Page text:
Monday, 26 May 2014

The Tudors: Season Four, Episode 9

"The law is whatever his Majesty says it is!"

It's late 1545. Henry is getting close to death, but he remains deadly. At last we see the Earl of Surrey paying the ultimate price, and even Catherine Parr sails close to the wind. There is an increasing conflict over the King's legacy; Bishop Gardiner, and Henry himself, forcibly insist on Catholic doctrine under royal supremacy, with celibate priests and a people expected by their King to read the Bible in a English, yes, but not, Heaven forbid, to hold opinions about it. Yet the next generation, aside from the increasingly fanatical Mary, is in the grip of Catherine and Protestantism. Meanwhile Surrey, the last symbol of the England that was, predeceases the king who decimated the old noble families such as his.

Gardiner is pleased  at his protege Wriothesley (pronounced "Risley"!!!) appointment as Lord Chancellor, but on the other hand Catherine has managed to publish an openly Protestant tract by the clever means of dedicating it to Henry. Not everyone is so fortunate; Gardiner has a heretic by the name of Anne Askew arrested, "examined" and illegally tortured (Henry expresses impatience with due process as he orders this to be done), being horrifically torn asunder on the rack. She looks horribly mutilated when we next see her, shortly prior to her graphically depicted burning at the stake, leaving us in no doubt as to the unspeakable pain she endures. Henry's tyranny is not abating in these final months.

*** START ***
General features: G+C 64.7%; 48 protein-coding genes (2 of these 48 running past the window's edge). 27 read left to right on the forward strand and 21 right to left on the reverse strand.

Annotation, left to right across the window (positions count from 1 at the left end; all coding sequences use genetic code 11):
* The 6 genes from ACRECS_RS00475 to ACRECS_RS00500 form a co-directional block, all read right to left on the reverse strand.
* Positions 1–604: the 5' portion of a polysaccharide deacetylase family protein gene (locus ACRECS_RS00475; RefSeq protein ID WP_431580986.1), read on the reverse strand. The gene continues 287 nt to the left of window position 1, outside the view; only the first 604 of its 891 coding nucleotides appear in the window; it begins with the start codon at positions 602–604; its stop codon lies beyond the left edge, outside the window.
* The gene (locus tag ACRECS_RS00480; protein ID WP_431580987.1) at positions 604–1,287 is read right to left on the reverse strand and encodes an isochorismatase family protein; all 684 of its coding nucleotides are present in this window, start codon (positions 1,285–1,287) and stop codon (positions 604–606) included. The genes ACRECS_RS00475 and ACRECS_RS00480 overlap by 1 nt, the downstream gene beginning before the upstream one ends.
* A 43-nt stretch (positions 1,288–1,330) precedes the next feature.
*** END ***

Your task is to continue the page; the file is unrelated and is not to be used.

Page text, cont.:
Surrey has buggered up in France due to an old-fashioned reliance on honour over tactics, having to flee the field in disgrace and stripped of his Order of the Garter. Henry, meanwhile, diplomatically arranges for Boulogne to be returned to France in right years' time, thereby rendering pointless the whole campaign with all it's costs on blood and treasure, and no one calls it treason.

Surrey, ever arrogant, plots to seize Prince Edward so he can control the heir to the throne, but is caught and questioned. He defies his questioners, proud of his ancestry, and goes as far as almost to escape his cell. His defiance at his trial is a pivotal moment as he gives voice to an old England of law and aristocratic checks on royal power, to roars of approval from the people. It is a shame that David O'Hara's acting is not up to the purpose here; this episode gives the character a real chance to shine but, through no one's fault, but O'Hara's, it falls flat. The guilty verdict, against the court's wishes, is no surprise, but it is still a shock to hear that he will be hung, drawn and quartered as a commoner.

All of this gives a context to the real danger that the Queen is in. Gardiner orders three of her ladies to be "examined", including Catherine's own sister. This eventually leads to nothing, but more damaging is her falling out with Mary, who has heard the rumours as to her religious beliefs. When she finds herself speaking too frankly to the King she realises she has gone too far, and Gardiner asks the King to put her on trial. But he won't. When it comes to wives, at least, he's mellowed a bit.

The Tudors continued to wind down superbly, with a nuanced script superbly realised. One more to go...

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